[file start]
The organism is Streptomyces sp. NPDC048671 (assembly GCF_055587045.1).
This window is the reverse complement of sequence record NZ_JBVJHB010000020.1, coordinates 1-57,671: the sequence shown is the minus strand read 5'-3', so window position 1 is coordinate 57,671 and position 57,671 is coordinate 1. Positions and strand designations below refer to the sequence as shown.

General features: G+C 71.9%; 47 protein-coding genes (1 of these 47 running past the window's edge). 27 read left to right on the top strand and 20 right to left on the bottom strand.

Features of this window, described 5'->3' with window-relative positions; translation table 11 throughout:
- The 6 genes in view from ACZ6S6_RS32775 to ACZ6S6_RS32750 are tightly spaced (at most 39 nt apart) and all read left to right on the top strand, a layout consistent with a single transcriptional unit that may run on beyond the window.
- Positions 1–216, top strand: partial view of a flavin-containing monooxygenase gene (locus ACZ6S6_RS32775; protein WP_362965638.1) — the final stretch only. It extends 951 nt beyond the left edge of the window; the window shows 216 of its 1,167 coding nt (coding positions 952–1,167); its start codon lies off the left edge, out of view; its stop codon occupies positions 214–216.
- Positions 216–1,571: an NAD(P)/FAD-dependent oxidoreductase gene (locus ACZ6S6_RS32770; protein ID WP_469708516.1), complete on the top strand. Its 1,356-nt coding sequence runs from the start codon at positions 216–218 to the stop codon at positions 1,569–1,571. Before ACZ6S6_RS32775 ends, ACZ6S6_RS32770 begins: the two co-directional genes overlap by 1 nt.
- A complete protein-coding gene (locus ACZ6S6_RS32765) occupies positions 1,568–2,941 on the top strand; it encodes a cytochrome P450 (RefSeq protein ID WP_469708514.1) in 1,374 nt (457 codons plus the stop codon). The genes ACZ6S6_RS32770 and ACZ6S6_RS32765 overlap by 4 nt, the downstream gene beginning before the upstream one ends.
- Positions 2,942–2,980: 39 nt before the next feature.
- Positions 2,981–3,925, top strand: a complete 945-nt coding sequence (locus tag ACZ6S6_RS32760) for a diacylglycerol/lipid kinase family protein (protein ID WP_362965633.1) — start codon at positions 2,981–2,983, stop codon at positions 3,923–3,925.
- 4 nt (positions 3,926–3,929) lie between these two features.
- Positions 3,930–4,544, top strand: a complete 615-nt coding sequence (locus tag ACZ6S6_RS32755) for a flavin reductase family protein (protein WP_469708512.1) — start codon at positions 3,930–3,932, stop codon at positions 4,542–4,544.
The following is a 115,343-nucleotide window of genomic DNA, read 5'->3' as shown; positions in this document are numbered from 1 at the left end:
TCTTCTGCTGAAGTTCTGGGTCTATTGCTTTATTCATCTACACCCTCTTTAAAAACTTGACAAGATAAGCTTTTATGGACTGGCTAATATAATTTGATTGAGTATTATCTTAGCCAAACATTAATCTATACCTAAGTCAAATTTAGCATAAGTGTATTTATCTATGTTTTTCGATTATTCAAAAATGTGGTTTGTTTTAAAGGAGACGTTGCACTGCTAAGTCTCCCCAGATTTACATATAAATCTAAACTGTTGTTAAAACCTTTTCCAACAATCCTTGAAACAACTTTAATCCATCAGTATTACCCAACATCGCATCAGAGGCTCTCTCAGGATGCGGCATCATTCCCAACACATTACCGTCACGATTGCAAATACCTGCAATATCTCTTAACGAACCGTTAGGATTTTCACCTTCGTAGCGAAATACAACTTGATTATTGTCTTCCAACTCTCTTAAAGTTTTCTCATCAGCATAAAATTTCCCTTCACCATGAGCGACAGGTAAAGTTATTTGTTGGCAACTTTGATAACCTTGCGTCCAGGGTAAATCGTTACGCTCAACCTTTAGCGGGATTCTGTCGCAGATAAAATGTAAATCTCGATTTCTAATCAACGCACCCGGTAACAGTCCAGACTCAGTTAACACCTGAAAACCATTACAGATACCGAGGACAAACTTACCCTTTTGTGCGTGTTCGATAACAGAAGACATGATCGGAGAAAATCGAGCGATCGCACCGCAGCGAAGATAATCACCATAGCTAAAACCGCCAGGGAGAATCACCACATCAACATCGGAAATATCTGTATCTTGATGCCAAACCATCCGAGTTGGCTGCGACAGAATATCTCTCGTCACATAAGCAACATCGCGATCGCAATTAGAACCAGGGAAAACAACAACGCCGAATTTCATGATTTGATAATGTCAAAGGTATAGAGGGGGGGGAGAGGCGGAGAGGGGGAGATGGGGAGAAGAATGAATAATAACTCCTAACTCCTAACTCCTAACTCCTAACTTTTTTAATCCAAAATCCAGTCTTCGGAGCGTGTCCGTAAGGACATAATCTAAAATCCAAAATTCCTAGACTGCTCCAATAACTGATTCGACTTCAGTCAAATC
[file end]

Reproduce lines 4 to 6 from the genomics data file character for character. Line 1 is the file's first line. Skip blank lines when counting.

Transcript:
Features of this window, described 5'->3' with window-relative positions; translation table 11 throughout:
- The 6 genes in view from ACZ6S6_RS32775 to ACZ6S6_RS32750 are tightly spaced (at most 39 nt apart) and all read left to right on the top strand, a layout consistent with a single transcriptional unit that may run on beyond the window.
- Positions 1–216, top strand: partial view of a flavin-containing monooxygenase gene (locus ACZ6S6_RS32775; protein WP_362965638.1) — the final stretch only. It extends 951 nt beyond the left edge of the window; the window shows 216 of its 1,167 coding nt (coding positions 952–1,167); its start codon lies off the left edge, out of view; its stop codon occupies positions 214–216.